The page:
Again, in America, Columbus, Ohio, on December 6th 1886 The Barbers Protective Union was formed. Almost a year later, on December 5th 1887, that Union became known as The Journeymen Barbers International. One must ask, was this because barbers were like circuit judges, doing the rounds?

The first proper barber school was opened in Chicago in 1893, by A.B. Maler, and he also published books on the subject too. By now, circa 1890’s, the barbering chair had evolved from Greek urns, logs, tea chest, benches, chairs, and even low walls, to a relatively modern chair designed for customer comfort and ease of use. A German immigrant into the USA, Ernest Koken, took it one step further, and invented The Koken Barbering Chair, complete with hydraulic lift, in about 1895. If you should be lucky enough to own a Koken chair in good condition, it would be worth hundreds of thousands of pounds, as few exist, and even fewer exist in good repair. Another chair known as The Belmont Chair, became popular in many areas of North America just prior to and throughout the 1950’s, it grew more widespread and is still in use today in 2018.

Finally, in 1897, the state of Minnesota legalised barbering as a profession, introducing controls and licensing. Over the next forty or so years, various states across America set up their own laws and issued licences. Rules and regulations were set out to provide for good hygiene to protect the public from the spread of many diseases that were rampant at the time. Diseases like impetigo, anthrax, ringworm, and something called Barbers Itch, were all being passed around by unhygienic practises in public places, not to mention saloons and bawdy houses. The new laws were there to protect the public and the barbers themselves.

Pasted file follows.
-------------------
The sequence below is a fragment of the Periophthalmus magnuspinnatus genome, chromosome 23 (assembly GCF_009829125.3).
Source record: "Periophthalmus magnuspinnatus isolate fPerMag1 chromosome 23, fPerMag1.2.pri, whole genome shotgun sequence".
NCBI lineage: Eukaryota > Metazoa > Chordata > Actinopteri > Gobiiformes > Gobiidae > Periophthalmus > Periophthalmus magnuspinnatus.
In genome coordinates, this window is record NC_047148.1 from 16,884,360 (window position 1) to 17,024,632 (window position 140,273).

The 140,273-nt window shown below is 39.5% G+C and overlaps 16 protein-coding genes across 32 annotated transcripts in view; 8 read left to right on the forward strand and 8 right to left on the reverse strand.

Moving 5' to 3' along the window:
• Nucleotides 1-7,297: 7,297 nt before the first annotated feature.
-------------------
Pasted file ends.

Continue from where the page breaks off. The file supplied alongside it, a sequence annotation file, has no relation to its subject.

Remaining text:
By the turn of the century, barbers were now once again white, and still black too. The barber shop became a much more social place, a place of conversations about all topics, including politics, religion and plots and plans. In 1915, a well-known dancer named Irene made the bob cut for women so popular that barbers who didn’t get to grips with this style quickly lost out on business, and many closed. Demand for this bob cut was high, it peaked in the 1920’s but is still popular in 2018.

As always, war changes everything and it’s never far away. Along came the horrors of WW1 in 1918, when soldiers kept hair very short due to a constant problem with body lice from trench life. No beards were worn, and men shaved as often as possible, both faces and heads, this was also so that gas masks would make a better seal around the face to keep out the chemical gases used then.